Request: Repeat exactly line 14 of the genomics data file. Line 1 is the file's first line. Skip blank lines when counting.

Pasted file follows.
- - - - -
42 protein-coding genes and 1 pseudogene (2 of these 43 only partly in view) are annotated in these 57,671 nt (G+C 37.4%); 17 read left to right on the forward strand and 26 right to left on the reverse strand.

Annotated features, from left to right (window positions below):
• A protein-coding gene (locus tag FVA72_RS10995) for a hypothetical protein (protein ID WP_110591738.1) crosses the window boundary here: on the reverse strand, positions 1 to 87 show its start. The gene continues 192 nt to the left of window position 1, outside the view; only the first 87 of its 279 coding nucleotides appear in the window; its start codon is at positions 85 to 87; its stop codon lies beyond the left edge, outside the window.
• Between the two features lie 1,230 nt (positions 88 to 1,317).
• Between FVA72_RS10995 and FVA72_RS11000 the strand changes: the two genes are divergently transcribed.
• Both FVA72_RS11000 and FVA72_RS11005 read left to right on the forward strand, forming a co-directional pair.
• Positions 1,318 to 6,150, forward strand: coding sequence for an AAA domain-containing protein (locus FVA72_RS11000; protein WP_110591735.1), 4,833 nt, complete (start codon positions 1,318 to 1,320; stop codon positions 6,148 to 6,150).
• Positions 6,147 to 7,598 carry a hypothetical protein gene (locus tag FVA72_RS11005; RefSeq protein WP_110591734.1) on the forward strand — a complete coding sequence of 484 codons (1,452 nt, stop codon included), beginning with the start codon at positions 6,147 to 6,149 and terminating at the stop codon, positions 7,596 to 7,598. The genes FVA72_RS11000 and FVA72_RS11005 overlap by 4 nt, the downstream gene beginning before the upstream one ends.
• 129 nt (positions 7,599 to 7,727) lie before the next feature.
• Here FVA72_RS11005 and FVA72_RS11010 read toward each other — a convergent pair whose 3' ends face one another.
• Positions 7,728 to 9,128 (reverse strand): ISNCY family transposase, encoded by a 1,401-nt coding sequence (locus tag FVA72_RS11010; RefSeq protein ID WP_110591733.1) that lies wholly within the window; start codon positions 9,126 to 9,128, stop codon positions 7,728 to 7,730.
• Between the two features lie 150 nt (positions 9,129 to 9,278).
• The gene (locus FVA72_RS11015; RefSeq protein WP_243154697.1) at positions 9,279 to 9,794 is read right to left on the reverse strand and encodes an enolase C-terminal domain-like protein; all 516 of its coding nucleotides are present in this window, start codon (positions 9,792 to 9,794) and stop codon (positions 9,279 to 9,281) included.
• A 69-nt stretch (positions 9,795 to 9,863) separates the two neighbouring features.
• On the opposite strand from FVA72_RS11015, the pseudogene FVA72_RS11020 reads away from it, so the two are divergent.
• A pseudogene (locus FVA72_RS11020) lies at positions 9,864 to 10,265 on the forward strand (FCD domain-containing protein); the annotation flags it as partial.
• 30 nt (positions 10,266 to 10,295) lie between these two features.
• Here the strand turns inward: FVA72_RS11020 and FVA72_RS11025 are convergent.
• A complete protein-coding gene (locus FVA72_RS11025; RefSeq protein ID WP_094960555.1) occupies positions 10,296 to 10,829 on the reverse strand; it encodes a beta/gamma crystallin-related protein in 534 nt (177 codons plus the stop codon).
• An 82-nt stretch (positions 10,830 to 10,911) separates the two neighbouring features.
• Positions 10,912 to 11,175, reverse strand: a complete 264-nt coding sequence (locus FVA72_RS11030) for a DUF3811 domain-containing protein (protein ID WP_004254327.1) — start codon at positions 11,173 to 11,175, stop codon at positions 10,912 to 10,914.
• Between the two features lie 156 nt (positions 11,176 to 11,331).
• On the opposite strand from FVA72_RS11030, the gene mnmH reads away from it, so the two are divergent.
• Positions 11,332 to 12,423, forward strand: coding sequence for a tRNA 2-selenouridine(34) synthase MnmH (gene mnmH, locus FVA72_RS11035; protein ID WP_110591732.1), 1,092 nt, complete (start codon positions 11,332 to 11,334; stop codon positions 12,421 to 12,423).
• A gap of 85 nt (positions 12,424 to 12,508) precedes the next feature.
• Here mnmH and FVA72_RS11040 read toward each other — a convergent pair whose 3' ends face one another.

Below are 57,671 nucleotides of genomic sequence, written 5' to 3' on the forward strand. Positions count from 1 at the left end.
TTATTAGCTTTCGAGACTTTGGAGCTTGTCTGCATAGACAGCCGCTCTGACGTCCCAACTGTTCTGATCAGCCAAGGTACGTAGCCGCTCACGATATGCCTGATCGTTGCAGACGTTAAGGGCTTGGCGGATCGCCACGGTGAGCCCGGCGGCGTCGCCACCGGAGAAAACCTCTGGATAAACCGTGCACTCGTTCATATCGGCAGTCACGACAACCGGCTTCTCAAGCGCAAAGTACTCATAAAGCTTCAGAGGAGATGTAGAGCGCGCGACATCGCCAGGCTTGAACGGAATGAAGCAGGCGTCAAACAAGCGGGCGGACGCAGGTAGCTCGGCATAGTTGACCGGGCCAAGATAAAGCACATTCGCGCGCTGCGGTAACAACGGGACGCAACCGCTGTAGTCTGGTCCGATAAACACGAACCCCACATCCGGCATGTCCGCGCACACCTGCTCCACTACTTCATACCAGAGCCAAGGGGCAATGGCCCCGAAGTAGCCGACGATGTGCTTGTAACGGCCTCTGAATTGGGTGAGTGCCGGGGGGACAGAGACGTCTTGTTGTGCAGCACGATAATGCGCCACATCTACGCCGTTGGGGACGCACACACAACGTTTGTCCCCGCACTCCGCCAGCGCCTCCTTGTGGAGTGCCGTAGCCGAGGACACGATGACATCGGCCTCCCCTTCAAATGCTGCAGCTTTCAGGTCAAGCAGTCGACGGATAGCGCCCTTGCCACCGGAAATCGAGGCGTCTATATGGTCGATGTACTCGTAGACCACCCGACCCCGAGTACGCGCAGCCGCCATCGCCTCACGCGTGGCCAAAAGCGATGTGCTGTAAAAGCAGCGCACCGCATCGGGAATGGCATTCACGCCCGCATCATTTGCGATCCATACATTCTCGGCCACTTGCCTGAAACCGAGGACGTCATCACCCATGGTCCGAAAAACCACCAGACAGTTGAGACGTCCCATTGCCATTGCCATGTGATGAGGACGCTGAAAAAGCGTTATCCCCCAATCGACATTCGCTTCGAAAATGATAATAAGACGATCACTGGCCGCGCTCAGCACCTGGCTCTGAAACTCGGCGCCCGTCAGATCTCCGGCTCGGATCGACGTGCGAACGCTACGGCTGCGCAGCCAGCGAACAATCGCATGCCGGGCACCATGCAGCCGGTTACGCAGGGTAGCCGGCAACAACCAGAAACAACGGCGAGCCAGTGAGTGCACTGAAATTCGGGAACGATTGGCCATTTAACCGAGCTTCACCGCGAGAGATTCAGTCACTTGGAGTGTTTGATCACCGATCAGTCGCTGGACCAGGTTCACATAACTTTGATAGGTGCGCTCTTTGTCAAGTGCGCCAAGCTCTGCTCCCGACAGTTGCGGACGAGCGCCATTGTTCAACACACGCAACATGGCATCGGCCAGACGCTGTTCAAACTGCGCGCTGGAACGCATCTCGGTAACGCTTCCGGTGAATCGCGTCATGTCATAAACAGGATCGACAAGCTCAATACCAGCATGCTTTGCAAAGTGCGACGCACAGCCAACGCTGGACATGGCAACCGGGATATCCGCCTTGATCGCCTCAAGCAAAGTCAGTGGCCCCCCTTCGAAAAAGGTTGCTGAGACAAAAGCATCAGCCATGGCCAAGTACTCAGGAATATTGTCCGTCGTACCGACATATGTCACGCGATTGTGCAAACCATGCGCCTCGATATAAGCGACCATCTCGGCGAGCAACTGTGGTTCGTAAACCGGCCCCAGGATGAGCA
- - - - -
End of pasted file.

• A 69-nt stretch (positions 9,795 to 9,863) separates the two neighbouring features.